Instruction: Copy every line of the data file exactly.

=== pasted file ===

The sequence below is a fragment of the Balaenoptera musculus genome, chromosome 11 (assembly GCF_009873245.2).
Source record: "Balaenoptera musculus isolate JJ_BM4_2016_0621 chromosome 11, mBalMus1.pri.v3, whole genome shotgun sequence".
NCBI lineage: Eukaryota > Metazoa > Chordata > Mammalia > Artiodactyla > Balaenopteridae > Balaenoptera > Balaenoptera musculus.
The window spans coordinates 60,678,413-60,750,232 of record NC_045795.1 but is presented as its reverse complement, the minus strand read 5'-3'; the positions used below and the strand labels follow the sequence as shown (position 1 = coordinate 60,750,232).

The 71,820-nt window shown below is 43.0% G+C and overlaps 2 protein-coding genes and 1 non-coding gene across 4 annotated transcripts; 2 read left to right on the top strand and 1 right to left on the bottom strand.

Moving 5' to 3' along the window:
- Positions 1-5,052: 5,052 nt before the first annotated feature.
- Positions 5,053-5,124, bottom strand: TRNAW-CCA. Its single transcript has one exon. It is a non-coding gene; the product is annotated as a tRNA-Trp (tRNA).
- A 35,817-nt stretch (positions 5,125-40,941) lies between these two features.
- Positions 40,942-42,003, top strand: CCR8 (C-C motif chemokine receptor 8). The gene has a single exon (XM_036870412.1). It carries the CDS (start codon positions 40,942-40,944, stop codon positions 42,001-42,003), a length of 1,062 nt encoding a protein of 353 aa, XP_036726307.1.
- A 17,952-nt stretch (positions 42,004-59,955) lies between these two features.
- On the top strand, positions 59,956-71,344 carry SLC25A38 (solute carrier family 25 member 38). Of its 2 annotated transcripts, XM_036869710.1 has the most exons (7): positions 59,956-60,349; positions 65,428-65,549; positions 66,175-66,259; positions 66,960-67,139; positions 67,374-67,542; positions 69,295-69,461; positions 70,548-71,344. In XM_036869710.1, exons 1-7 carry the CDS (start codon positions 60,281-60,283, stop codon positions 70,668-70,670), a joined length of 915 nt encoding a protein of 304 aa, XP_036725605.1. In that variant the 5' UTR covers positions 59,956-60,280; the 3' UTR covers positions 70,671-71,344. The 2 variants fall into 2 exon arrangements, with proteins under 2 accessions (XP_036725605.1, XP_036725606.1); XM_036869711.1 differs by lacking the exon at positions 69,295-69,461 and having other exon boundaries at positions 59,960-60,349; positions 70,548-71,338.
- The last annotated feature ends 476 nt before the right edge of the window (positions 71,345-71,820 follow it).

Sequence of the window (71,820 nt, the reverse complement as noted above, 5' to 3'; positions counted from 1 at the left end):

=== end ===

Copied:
The sequence below is a fragment of the Balaenoptera musculus genome, chromosome 11 (assembly GCF_009873245.2).
Source record: "Balaenoptera musculus isolate JJ_BM4_2016_0621 chromosome 11, mBalMus1.pri.v3, whole genome shotgun sequence".
NCBI lineage: Eukaryota > Metazoa > Chordata > Mammalia > Artiodactyla > Balaenopteridae > Balaenoptera > Balaenoptera musculus.
The window spans coordinates 60,678,413-60,750,232 of record NC_045795.1 but is presented as its reverse complement, the minus strand read 5'-3'; the positions used below and the strand labels follow the sequence as shown (position 1 = coordinate 60,750,232).

The 71,820-nt window shown below is 43.0% G+C and overlaps 2 protein-coding genes and 1 non-coding gene across 4 annotated transcripts; 2 read left to right on the top strand and 1 right to left on the bottom strand.

Moving 5' to 3' along the window:
- Positions 1-5,052: 5,052 nt before the first annotated feature.
- Positions 5,053-5,124, bottom strand: TRNAW-CCA. Its single transcript has one exon. It is a non-coding gene; the product is annotated as a tRNA-Trp (tRNA).
- A 35,817-nt stretch (positions 5,125-40,941) lies between these two features.
- Positions 40,942-42,003, top strand: CCR8 (C-C motif chemokine receptor 8). The gene has a single exon (XM_036870412.1). It carries the CDS (start codon positions 40,942-40,944, stop codon positions 42,001-42,003), a length of 1,062 nt encoding a protein of 353 aa, XP_036726307.1.
- A 17,952-nt stretch (positions 42,004-59,955) lies between these two features.
- On the top strand, positions 59,956-71,344 carry SLC25A38 (solute carrier family 25 member 38). Of its 2 annotated transcripts, XM_036869710.1 has the most exons (7): positions 59,956-60,349; positions 65,428-65,549; positions 66,175-66,259; positions 66,960-67,139; positions 67,374-67,542; positions 69,295-69,461; positions 70,548-71,344. In XM_036869710.1, exons 1-7 carry the CDS (start codon positions 60,281-60,283, stop codon positions 70,668-70,670), a joined length of 915 nt encoding a protein of 304 aa, XP_036725605.1. In that variant the 5' UTR covers positions 59,956-60,280; the 3' UTR covers positions 70,671-71,344. The 2 variants fall into 2 exon arrangements, with proteins under 2 accessions (XP_036725605.1, XP_036725606.1); XM_036869711.1 differs by lacking the exon at positions 69,295-69,461 and having other exon boundaries at positions 59,960-60,349; positions 70,548-71,338.
- The last annotated feature ends 476 nt before the right edge of the window (positions 71,345-71,820 follow it).

Sequence of the window (71,820 nt, the reverse complement as noted above, 5' to 3'; positions counted from 1 at the left end):